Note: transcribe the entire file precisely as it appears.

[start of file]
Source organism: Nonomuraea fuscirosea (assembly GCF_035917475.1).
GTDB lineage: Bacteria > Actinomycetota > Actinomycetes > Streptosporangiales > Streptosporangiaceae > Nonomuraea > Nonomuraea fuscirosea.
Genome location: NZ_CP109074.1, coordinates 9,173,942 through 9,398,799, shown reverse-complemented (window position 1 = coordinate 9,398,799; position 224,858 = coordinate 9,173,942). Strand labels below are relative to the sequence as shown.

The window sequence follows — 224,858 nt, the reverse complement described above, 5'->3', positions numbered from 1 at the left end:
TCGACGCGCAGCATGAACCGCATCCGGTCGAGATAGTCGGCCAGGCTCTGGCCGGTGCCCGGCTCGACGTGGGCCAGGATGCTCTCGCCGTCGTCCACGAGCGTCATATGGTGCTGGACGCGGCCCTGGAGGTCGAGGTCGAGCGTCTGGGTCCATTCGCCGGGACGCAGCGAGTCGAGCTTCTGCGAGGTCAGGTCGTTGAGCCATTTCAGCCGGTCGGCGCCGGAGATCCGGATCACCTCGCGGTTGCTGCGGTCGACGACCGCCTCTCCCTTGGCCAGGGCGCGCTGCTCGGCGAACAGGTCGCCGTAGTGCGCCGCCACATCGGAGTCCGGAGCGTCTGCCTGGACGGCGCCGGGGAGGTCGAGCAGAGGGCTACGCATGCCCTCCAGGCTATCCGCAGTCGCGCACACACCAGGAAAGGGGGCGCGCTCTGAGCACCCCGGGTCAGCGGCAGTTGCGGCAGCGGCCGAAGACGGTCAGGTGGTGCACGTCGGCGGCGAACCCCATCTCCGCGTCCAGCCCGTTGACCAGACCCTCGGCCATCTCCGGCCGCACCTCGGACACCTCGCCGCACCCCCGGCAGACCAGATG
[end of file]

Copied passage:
Source organism: Nonomuraea fuscirosea (assembly GCF_035917475.1).
GTDB lineage: Bacteria > Actinomycetota > Actinomycetes > Streptosporangiales > Streptosporangiaceae > Nonomuraea > Nonomuraea fuscirosea.
Genome location: NZ_CP109074.1, coordinates 9,173,942 through 9,398,799, shown reverse-complemented (window position 1 = coordinate 9,398,799; position 224,858 = coordinate 9,173,942). Strand labels below are relative to the sequence as shown.

The window sequence follows — 224,858 nt, the reverse complement described above, 5'->3', positions numbered from 1 at the left end:
TCGACGCGCAGCATGAACCGCATCCGGTCGAGATAGTCGGCCAGGCTCTGGCCGGTGCCCGGCTCGACGTGGGCCAGGATGCTCTCGCCGTCGTCCACGAGCGTCATATGGTGCTGGACGCGGCCCTGGAGGTCGAGGTCGAGCGTCTGGGTCCATTCGCCGGGACGCAGCGAGTCGAGCTTCTGCGAGGTCAGGTCGTTGAGCCATTTCAGCCGGTCGGCGCCGGAGATCCGGATCACCTCGCGGTTGCTGCGGTCGACGACCGCCTCTCCCTTGGCCAGGGCGCGCTGCTCGGCGAACAGGTCGCCGTAGTGCGCCGCCACATCGGAGTCCGGAGCGTCTGCCTGGACGGCGCCGGGGAGGTCGAGCAGAGGGCTACGCATGCCCTCCAGGCTATCCGCAGTCGCGCACACACCAGGAAAGGGGGCGCGCTCTGAGCACCCCGGGTCAGCGGCAGTTGCGGCAGCGGCCGAAGACGGTCAGGTGGTGCACGTCGGCGGCGAACCCCATCTCCGCGTCCAGCCCGTTGACCAGACCCTCGGCCATCTCCGGCCGCACCTCGGACACCTCGCCGCACCCCCGGCAGACCAGATG